On-road bike trails in Mount Vernon were part of the discussion at the last FABB meeting.
Photo by Mike Salmon.
Mount Vernon The bike path network in the eastern part of Fairfax County was on the agenda at the monthly Fairfax Advocates for Better Bicycling (FABB) meeting, on
Thursday, Oct. 18 at the Sherwood Regional Library in Mount Vernon.
FABB has these meetings throughout the county to learn about biking issues in that particular part of the county, said Sonya Breehey, FABB vice president. The agenda included the trails in Mount Vernon that are connected to the upcoming EMBARK plan, but also the eastern part of Springfield and Kingstowne. District Supervisors Jeff McKay (D-Lee) and Dan Storck (D-Mt. Vernon) were there to highlight issues from their districts. “There are a lot of needs,” said Breehey.
Meetings with FABB are valuable around the county to extend the connections with bicyclists, said Storck. “I think it’s a smart move on their level to connect with people,” he said. According to Storck, there is $6.5 million appropriated to further refine the bike trail connection between Jeff Todd Way and the Mount Vernon Bike Trail, which includes a separate bike and pedestrian bridge over Dogue Creek, and trail paving in spots where its lacking. “We’re hoping there’s enough money to pave some new parts of that trail,” Storck said.
McKay has always been a supporter of a bike network in Lee District, as well as an integral bike network throughout the county. “I am pleased to have partnered with FABB and VDOT to ensure bicycling is an integral part of our transportation network,” said McKay. On-road trails are part of McKay’s efforts on Jeff Todd Way and in Kingstowne, on Lake Village Drive. According to the Fairfax County Department of Transportation, they are looking to put bike lanes on sections of Brandon Avenue, and Bland Street in Springfield. Behind Edison High School, Castlewallen Drive has been repaved with new striped parking lanes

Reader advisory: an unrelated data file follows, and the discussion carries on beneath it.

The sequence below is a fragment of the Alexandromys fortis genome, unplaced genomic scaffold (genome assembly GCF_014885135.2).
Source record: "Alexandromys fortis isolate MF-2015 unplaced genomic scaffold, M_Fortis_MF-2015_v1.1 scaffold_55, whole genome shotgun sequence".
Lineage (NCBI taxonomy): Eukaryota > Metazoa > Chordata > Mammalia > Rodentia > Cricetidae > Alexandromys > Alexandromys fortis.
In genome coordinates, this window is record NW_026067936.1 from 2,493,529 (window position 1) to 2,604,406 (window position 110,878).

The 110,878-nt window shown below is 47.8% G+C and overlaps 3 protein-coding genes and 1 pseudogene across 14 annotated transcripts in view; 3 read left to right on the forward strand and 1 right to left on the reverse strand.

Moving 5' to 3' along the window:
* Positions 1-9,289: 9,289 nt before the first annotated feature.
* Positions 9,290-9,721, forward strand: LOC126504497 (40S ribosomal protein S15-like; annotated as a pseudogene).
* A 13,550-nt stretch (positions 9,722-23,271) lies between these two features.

Tour De Mount Vernon
Mount Vernon District Supervisor Dan Storck invites all to join him for a community bike ride on Saturday, Oct. 27, at 8:30 a.m., starting and ending at the Fort Hunt Park in Mount Vernon. There are two routes – a 17-mile route and a 32-mile route.
to calm traffic as well.
“Moving forward, it’s vital that we continue to increase connectivity and access so that everyone who wants to has the option to bike. I am committed to continuing to find appropriate locations and opportunities to make this possible,” McKay said.
One of the needs is a link from Cinder Bed Road to the Franconia-Springfield Metro station, a highlight of the “Cinder Bed Bikeway,” a project that has been looked at by Fairfax County for a few years. This was on the meeting agenda with help from Chris Wells, the Fairfax County bike and pedestrian coordinator. Cinder Bed Road is a road in the western part of the Mount Vernon District that is home to warehouses, offices and the Newington bus lot. On the northern end of Cinder Bed, where the road ends, a bike trail continues into the woods along a creek, and has a connection to Island Creek that is on Beulah Road. The trail abruplty ends in a wooded area, but has potential to be a connector to the Metro station.
The first phase of the project would have the bike trail going through the wooded area to the station on the other side of the rails, and cyclists would park their bikes and cross a pedestrian bridge to the station. Currently, pedestrians use that walkway when coming in from the Beulah Road-Island Creek area on foot. “We are working on the segments along Cinder Bed and north to the Metro,” said Wells, but phase III on the map is not part of the plan now.